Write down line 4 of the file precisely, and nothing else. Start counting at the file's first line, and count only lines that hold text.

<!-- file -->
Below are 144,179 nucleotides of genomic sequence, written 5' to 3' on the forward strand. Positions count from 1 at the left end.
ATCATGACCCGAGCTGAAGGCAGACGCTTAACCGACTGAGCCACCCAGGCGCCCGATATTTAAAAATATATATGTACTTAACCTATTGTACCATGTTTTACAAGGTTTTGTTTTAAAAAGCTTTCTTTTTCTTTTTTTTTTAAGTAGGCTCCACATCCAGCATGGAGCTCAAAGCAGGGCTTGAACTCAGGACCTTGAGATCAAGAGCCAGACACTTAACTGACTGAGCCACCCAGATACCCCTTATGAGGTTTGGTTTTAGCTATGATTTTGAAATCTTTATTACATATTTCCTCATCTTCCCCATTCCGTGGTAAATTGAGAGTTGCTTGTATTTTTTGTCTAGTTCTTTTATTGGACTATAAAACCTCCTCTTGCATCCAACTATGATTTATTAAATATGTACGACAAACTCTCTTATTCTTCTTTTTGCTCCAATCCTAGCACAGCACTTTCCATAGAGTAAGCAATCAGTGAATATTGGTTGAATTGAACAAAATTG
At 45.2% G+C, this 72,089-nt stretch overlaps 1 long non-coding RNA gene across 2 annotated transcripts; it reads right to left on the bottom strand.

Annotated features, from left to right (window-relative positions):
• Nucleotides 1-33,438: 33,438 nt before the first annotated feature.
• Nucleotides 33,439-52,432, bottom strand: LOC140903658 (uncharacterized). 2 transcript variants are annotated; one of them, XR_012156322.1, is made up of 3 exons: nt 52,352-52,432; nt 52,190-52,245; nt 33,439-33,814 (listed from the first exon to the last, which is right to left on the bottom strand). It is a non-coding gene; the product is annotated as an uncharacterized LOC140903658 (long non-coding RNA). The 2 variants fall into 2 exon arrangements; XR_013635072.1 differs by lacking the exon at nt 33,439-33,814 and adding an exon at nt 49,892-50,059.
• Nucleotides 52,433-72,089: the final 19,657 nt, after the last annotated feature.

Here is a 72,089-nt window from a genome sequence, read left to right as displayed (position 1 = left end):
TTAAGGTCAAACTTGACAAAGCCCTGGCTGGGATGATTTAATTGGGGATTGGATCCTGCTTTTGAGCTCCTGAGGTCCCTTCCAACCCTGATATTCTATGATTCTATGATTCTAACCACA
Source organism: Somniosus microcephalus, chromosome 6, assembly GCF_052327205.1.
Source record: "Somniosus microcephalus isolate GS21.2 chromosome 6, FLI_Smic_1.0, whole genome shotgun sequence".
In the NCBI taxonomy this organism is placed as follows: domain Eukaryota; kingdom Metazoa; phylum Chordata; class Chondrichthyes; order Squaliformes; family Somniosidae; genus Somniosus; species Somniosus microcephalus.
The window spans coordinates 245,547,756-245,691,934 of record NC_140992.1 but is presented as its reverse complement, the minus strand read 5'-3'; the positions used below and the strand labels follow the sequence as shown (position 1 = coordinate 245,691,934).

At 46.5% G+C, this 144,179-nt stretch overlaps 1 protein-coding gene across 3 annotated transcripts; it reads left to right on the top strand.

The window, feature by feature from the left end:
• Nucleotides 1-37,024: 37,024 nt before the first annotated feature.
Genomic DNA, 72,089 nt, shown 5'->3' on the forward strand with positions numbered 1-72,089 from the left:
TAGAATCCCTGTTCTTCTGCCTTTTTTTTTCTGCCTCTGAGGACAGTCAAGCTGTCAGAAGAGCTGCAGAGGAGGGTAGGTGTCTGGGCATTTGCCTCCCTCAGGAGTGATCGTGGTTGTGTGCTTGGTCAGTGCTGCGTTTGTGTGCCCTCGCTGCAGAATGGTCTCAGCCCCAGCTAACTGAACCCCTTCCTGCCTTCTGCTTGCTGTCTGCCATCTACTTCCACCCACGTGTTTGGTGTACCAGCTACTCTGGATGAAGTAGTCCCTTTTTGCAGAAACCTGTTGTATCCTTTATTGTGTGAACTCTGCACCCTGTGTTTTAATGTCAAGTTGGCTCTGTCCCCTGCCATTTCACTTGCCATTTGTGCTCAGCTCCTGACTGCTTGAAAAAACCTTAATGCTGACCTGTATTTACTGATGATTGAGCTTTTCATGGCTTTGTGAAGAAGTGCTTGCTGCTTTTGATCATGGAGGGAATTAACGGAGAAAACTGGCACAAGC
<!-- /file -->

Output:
Annotated features, from left to right (window-relative positions):